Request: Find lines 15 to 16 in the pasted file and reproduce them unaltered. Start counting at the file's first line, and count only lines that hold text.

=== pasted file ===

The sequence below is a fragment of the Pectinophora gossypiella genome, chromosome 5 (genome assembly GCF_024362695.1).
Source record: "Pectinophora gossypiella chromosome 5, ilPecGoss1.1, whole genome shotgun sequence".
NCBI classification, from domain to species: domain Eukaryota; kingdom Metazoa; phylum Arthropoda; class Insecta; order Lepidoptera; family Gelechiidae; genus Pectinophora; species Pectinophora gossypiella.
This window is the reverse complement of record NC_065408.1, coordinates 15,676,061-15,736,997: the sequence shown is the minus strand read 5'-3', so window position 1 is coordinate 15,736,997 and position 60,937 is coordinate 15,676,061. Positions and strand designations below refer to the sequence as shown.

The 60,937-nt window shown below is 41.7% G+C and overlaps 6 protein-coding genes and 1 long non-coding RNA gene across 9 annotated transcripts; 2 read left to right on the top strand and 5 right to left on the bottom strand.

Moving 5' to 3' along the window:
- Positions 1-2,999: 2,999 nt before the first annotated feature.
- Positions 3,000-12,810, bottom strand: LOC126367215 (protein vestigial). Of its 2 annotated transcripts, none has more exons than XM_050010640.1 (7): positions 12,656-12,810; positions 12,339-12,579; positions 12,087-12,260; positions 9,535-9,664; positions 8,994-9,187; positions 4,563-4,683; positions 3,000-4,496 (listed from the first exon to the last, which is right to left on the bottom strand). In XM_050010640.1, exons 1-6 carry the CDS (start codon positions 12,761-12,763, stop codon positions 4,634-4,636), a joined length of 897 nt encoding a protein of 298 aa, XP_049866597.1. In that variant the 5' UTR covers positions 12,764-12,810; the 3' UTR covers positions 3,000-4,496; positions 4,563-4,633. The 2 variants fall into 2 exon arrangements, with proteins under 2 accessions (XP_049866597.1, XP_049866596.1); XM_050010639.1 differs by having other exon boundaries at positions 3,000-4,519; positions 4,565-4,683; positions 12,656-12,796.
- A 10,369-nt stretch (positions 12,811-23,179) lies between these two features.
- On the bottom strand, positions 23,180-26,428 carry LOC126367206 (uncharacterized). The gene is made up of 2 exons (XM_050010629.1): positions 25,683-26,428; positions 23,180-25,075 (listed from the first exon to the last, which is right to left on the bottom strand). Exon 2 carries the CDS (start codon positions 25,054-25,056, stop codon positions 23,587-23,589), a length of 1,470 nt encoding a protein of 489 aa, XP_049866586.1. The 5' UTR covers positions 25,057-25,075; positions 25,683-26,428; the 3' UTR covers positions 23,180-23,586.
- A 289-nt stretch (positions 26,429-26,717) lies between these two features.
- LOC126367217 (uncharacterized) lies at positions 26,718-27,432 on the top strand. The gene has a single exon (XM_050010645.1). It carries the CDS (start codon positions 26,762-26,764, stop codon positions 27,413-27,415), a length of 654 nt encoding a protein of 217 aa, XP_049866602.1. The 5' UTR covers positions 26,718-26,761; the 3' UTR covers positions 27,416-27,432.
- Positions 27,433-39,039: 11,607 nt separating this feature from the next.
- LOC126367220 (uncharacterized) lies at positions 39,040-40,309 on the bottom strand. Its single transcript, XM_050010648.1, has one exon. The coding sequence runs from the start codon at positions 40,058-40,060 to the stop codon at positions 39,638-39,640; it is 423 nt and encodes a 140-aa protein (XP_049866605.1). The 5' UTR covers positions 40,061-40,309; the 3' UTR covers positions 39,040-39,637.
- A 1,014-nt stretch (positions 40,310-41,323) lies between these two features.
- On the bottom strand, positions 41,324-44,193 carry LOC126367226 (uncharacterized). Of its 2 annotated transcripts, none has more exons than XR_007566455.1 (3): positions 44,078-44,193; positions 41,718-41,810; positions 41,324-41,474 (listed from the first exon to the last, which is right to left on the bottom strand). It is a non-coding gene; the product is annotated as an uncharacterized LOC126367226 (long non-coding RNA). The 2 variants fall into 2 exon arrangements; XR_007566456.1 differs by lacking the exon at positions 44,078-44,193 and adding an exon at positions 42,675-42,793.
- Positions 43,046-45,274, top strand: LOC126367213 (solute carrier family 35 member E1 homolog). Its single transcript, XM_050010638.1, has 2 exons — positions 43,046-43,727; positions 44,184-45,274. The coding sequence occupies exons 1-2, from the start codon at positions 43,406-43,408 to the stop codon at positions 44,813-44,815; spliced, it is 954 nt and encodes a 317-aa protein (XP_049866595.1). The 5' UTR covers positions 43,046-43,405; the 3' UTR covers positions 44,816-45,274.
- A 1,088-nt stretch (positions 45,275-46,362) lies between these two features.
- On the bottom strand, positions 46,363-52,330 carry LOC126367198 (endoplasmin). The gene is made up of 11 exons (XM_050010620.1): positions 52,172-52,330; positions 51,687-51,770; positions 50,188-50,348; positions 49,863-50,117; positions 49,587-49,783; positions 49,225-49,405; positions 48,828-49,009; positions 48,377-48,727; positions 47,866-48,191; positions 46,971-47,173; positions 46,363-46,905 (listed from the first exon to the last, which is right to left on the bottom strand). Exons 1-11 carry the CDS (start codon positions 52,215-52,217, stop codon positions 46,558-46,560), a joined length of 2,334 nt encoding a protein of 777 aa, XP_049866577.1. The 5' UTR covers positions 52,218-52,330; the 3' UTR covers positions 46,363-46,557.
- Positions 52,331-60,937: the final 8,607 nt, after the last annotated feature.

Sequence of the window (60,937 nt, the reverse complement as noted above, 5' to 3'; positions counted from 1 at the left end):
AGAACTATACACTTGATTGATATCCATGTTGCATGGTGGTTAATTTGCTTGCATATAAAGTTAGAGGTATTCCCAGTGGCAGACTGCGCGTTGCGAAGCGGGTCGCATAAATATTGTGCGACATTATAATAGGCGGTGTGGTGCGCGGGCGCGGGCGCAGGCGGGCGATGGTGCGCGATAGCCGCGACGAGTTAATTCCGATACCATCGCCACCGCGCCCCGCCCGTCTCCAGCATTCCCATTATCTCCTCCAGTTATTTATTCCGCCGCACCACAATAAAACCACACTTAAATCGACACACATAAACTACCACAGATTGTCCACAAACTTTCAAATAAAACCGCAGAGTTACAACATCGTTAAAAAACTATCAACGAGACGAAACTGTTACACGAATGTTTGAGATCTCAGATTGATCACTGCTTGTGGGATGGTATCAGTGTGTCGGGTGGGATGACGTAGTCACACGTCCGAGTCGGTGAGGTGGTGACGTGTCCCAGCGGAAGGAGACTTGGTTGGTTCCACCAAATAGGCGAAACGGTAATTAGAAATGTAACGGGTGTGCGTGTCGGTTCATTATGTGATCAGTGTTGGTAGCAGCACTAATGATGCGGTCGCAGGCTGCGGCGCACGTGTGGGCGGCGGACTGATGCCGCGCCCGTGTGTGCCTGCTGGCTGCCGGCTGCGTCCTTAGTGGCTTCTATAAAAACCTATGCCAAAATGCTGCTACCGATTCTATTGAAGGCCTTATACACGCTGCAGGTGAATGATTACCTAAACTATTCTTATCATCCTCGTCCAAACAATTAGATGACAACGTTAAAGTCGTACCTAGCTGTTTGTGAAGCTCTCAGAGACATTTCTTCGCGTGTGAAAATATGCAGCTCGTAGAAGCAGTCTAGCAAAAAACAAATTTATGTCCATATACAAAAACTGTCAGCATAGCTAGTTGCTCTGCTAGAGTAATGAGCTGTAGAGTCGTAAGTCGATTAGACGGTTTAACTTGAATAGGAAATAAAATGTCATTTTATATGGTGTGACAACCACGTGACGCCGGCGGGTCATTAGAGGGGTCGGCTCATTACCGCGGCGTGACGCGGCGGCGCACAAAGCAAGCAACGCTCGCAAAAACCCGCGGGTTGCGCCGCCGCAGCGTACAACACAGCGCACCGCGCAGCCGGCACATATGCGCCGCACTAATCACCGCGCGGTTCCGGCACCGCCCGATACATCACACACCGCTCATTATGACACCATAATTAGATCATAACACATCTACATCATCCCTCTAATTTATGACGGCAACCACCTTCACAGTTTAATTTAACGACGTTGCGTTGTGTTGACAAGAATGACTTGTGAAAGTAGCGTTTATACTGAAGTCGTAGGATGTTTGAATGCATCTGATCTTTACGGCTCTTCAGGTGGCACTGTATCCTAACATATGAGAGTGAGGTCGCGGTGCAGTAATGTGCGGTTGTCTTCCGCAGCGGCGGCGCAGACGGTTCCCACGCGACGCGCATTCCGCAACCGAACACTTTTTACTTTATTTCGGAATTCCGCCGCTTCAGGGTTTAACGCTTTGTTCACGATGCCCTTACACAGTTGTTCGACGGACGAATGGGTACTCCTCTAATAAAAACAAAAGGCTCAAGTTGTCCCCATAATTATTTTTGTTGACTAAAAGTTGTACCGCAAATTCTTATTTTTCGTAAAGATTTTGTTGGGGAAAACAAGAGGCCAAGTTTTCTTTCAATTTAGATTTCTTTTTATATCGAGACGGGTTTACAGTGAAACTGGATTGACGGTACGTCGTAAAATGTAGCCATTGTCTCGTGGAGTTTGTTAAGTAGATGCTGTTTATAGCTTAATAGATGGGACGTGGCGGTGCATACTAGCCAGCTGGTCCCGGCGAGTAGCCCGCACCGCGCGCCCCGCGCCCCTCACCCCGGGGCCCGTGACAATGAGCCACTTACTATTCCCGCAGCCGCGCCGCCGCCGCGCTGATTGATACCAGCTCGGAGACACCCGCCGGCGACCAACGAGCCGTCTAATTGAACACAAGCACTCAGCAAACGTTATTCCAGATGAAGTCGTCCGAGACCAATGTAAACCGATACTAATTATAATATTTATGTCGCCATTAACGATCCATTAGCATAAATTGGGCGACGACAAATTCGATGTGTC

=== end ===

- A 1,014-nt stretch (positions 40,310-41,323) lies between these two features.
- On the bottom strand, positions 41,324-44,193 carry LOC126367226 (uncharacterized). Of its 2 annotated transcripts, none has more exons than XR_007566455.1 (3): positions 44,078-44,193; positions 41,718-41,810; positions 41,324-41,474 (listed from the first exon to the last, which is right to left on the bottom strand). It is a non-coding gene; the product is annotated as an uncharacterized LOC126367226 (long non-coding RNA). The 2 variants fall into 2 exon arrangements; XR_007566456.1 differs by lacking the exon at positions 44,078-44,193 and adding an exon at positions 42,675-42,793.